And now the art of grubbing fish.  We go out into the sound /bay in little dingy, looking for holes in the mud or rocks; dive into the water, no goggles or any other form of swimming gear, carefully insert our hand and arm into the hole, praying there would be no big-eye John, moray eel or stone crab waiting to latch on to our finders; feeling carefully for the head, we haul out a tasty grunt, grey snapper, lane snapper, and sometime even a mutton fish or turbot.  Those were the days of real hunting, no weapons just bare fingers, hands and arms!

Again my journey into the world of caring for others began at an age much younger than you are. Coming from schools each afternoon, it was my simple, but oh so fulfilling task to rethread the needles of half bling old people, who waited just for me to “oblige.” I got the impression some of them intentionally unthreaded their sewing needles just to give me the honor to rethread. Those are just a few of the simple but profound acts and experiences in my youth which trained my heart to become philanthropic similar to these  lovely ladies.

This sense of otherness, kindness to all human beings, comes from the realization that there is always sufficient abundance for all mankind. These ladies have aligned themselves with that universal abundance and thus their desire to always share. Even these lands of ours and the energy of Mother Earth should give us that natural impulse to share. The first people, the original inhabitants of these islands had that closeness and reverence for the islands of their home.

They, the indigenous, first peoples of these islands, what we label as Indians, and sometimes, even as savages were gentle, kind and gracious. The savages actually came from abroad and literally wiped out a whole nation of wonderful and beautiful people. Those same vibrational energies still abide in the rocks, the dirt, the waters and the trees which now become the source of our wellbeing. Our spirit should be similar, knowing that we really don’t own anything; we just share it for awhile and then give it all back to Mother Earth.

Open your hearts to those life-giving treasures all around you; as you recognize them, celebrate and give thanks for them, your will always remain young at heart, live long, live healthy and celebrate eternal abundance in your life; then as you open your hearts and hands to others, know that you are imitating the graciousness of our Beloved Mother Earth. She is ever renewing and regenerating her beauty and limitless abundance.

Look at similar simple acts which teach you the path to philanthropy.  Even if your voluntary work may  sometimes go unnoticed in your country, or even in your community, it still counts immensely, for it sets the stage for the growth and development of your personality and its mindfulness of essentials in life. There may be even times when you are ridiculed for your service to mankind, particularly if you are willing to sacrifice all for the benefit of your country and others.

So examine your life today, tomorrow, in light of the attributes of a philanthropic persons, as described above,  and determine now which of these qualities you possess and which will you allow to naturally flow into your hearts and spirit. Right now, for example, how grateful will you be to these ladies who have sacrificed on your behalf? How committed are you to apply the effort to really be deserving of their gifts to you this evening?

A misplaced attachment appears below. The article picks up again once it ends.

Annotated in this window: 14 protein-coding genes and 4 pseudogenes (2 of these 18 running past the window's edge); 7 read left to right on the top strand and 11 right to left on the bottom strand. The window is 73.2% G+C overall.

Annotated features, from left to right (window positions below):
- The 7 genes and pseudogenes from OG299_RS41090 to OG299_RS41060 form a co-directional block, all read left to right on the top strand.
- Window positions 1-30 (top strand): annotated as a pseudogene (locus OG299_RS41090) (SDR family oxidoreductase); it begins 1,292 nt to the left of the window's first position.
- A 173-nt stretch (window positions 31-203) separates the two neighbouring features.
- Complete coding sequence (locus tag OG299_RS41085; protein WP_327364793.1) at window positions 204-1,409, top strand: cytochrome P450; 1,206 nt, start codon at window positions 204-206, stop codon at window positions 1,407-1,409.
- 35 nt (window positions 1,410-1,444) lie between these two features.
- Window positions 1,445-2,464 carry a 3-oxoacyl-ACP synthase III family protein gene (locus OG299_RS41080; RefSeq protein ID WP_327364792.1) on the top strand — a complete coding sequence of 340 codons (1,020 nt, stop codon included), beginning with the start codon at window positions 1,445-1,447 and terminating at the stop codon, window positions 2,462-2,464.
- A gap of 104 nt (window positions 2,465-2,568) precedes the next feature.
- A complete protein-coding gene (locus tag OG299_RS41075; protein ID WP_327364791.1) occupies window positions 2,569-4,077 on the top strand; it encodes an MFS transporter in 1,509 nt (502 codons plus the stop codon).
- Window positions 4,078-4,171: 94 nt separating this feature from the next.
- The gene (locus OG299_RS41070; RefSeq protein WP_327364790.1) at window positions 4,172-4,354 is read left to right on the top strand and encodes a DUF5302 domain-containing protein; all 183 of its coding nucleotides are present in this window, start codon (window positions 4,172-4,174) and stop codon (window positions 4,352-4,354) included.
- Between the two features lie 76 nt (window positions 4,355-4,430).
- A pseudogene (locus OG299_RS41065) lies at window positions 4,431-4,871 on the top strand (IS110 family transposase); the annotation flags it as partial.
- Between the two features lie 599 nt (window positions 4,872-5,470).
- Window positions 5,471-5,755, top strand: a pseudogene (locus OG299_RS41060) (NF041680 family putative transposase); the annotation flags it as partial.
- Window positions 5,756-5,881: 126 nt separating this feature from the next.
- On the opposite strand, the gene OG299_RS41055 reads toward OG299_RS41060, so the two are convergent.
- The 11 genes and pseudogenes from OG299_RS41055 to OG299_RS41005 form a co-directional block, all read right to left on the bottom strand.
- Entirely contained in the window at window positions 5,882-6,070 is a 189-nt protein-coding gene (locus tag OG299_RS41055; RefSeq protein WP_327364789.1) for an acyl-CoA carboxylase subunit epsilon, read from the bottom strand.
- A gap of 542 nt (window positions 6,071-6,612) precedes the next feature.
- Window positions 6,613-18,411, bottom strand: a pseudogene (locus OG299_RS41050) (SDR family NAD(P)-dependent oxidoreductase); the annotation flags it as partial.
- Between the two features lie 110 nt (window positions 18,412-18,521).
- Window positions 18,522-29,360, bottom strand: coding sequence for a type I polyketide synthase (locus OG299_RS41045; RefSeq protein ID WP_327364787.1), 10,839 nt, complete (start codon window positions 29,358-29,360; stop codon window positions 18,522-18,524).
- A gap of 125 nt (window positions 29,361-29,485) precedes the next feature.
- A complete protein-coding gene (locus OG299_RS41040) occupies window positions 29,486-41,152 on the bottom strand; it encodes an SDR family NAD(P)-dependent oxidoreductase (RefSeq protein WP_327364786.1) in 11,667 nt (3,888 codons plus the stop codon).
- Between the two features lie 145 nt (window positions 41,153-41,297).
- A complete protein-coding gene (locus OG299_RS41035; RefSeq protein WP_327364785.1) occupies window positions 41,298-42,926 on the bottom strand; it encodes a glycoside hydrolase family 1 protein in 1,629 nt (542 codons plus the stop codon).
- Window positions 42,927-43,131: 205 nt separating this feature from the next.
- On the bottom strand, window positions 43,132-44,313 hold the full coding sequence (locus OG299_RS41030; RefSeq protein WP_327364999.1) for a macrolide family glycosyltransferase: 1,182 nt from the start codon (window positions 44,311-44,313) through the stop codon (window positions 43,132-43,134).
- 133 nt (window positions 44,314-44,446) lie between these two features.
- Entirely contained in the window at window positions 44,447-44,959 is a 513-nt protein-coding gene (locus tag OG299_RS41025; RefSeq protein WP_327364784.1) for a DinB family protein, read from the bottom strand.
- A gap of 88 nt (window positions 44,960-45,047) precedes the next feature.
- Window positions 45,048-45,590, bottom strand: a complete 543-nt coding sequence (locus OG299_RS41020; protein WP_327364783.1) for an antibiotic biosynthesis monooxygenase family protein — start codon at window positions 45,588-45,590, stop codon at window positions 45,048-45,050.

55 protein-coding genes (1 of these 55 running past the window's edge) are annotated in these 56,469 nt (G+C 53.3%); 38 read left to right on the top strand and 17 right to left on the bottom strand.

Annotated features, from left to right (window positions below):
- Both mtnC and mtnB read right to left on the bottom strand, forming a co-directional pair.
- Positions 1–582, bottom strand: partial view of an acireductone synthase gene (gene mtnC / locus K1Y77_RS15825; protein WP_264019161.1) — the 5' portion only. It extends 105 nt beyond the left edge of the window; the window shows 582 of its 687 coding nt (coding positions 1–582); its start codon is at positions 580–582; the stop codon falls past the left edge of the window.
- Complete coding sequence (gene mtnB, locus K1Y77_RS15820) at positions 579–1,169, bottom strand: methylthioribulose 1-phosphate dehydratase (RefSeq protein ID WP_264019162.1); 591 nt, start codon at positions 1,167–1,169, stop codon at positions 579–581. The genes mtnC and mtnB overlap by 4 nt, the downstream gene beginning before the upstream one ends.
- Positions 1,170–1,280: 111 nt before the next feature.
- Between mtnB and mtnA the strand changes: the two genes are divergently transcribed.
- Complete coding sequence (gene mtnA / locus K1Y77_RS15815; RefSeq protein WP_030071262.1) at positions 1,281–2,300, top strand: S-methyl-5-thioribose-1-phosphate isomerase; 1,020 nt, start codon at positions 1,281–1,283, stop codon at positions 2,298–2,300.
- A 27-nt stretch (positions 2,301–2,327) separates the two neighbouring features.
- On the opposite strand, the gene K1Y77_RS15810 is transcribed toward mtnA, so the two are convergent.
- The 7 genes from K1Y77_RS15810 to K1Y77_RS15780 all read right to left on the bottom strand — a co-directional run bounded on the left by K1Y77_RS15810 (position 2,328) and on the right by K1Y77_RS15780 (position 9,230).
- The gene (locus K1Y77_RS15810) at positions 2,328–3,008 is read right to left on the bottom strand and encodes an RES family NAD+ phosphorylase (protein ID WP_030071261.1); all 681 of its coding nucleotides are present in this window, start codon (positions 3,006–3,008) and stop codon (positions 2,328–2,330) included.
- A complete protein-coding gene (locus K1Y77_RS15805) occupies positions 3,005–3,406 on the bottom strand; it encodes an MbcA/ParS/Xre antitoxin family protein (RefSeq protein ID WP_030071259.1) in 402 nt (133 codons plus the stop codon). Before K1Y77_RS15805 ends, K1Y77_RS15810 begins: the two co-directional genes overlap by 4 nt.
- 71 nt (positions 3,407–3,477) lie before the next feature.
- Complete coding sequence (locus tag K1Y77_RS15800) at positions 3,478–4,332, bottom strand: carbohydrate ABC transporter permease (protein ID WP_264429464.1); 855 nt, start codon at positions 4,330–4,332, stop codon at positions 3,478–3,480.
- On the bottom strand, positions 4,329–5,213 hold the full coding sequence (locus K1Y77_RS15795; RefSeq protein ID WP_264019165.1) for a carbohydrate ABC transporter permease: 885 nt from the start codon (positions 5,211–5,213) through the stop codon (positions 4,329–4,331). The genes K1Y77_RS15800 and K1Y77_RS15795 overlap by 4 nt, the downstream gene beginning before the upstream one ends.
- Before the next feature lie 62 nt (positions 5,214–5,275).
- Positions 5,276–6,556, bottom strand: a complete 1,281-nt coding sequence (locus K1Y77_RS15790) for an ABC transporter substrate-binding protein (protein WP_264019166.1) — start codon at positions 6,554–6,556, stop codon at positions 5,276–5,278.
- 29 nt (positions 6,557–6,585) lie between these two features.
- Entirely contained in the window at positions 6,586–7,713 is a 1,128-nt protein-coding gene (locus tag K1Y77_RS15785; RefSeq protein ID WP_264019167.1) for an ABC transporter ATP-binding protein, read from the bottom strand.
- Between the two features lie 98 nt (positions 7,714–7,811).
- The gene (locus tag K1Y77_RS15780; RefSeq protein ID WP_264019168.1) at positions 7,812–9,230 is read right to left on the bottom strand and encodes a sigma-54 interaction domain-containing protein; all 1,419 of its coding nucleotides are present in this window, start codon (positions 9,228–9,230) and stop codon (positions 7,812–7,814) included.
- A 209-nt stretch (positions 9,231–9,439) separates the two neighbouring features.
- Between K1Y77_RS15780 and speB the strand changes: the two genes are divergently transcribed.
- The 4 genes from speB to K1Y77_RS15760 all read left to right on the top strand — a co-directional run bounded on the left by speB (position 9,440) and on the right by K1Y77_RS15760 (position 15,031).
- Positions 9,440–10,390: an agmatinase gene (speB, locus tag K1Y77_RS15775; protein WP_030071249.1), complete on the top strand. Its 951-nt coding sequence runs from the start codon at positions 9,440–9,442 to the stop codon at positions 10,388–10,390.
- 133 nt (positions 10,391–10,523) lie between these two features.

Will you, from this evening onward, become ever mindful of your similar role, ten, twenty or thirty years from now to recognize the simplest need of another and respond graciously to it? They believe in you, believe in yourself and prove to yourself the value of that trust they place in you. Therein lies the rebirth of volunteerism, or philanthropy for our beloved Bahama-land.  If you want to reap tremendous joy and satisfaction in your life, and reestablish a wonderful real of o philanthropy, tattoo that twelve-letter word into your hearts and minds, and even on your body, if you’re so inclined. I always use the symbol of Mother Earth as my inspiration: she, in her bountifulness continues to give and give limitlessly; from her bosom, from her belly, she graces us unconditionally with her abundance, and that never diminishes.

How grateful are we that she so concerns herself with our needs; how often do we offer her our love and attention; 99.999999 percent of what we are physically comes from her, from her womb, and how do we express our gratefulness to her. Oh how we abuse and misuse her, dumping all our garbage unceremoniously on her belly and upon her bosom. She cries and moans daily from our disrespect for her.

And finally, I wish that you record in your hearts, minds and memories these  profound and prophetic words of our dear Martin Luther King Jr.: KEEP MOVING:

“This is the most important and crucial period of your lives, for what you do now, and what you decide at this age will well determine which way your life shall go. And the question is whether you have a proper, a solid and sound blueprint.  And I want to suggest some of the things that should be in your life’s blueprint. Number one, in your life’s blueprint should be a deep belief in your own dignity, your own worth, and your own some-bodiness. Don’t allow anybody to make you feel that you are nobody. Always feel that you count. Always feel that you have worth, and always feel that your life has ultimate significance. Secondly, in your life’s blueprint, you must have as a basic principle to the determination to achieve excellence in your various fields of endeavor. You are going to be deciding as the days and years unfold what you will do in life, what your life’s work will be. Once you discover what it will be, set out to do it and to do it well. Be a bush, if you can’t be a tree. If you can’t be a highway, just be a trail.  If you can’t be the sun, be a star, for it isn’t by size that you win or you fail;  be the best at whatever you are. Finally, in your life’s blueprint, must be a commitment to the eternal principles of beauty, love, and justice. Well, life for none of us has been a crystal stair, but we must keep moving, we must keep going. If you can’t fly, run; if you can’t run, walk. If you can’t walk, crawl, but by all means keep moving.”